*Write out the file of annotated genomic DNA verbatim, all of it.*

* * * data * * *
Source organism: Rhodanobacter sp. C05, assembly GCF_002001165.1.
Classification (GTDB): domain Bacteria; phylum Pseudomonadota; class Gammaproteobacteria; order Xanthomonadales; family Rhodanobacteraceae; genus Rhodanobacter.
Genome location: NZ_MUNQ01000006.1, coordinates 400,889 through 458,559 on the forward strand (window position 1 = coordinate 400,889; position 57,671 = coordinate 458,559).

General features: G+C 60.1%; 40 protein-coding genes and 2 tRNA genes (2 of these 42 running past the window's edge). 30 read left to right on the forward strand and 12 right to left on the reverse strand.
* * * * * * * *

Source organism: Rhodanobacter sp. C05, assembly GCF_002001165.1.
Classification (GTDB): domain Bacteria; phylum Pseudomonadota; class Gammaproteobacteria; order Xanthomonadales; family Rhodanobacteraceae; genus Rhodanobacter.
Genome location: NZ_MUNQ01000006.1, coordinates 400,889 through 458,559 on the forward strand (window position 1 = coordinate 400,889; position 57,671 = coordinate 458,559).

General features: G+C 60.1%; 40 protein-coding genes and 2 tRNA genes (2 of these 42 running past the window's edge). 30 read left to right on the forward strand and 12 right to left on the reverse strand.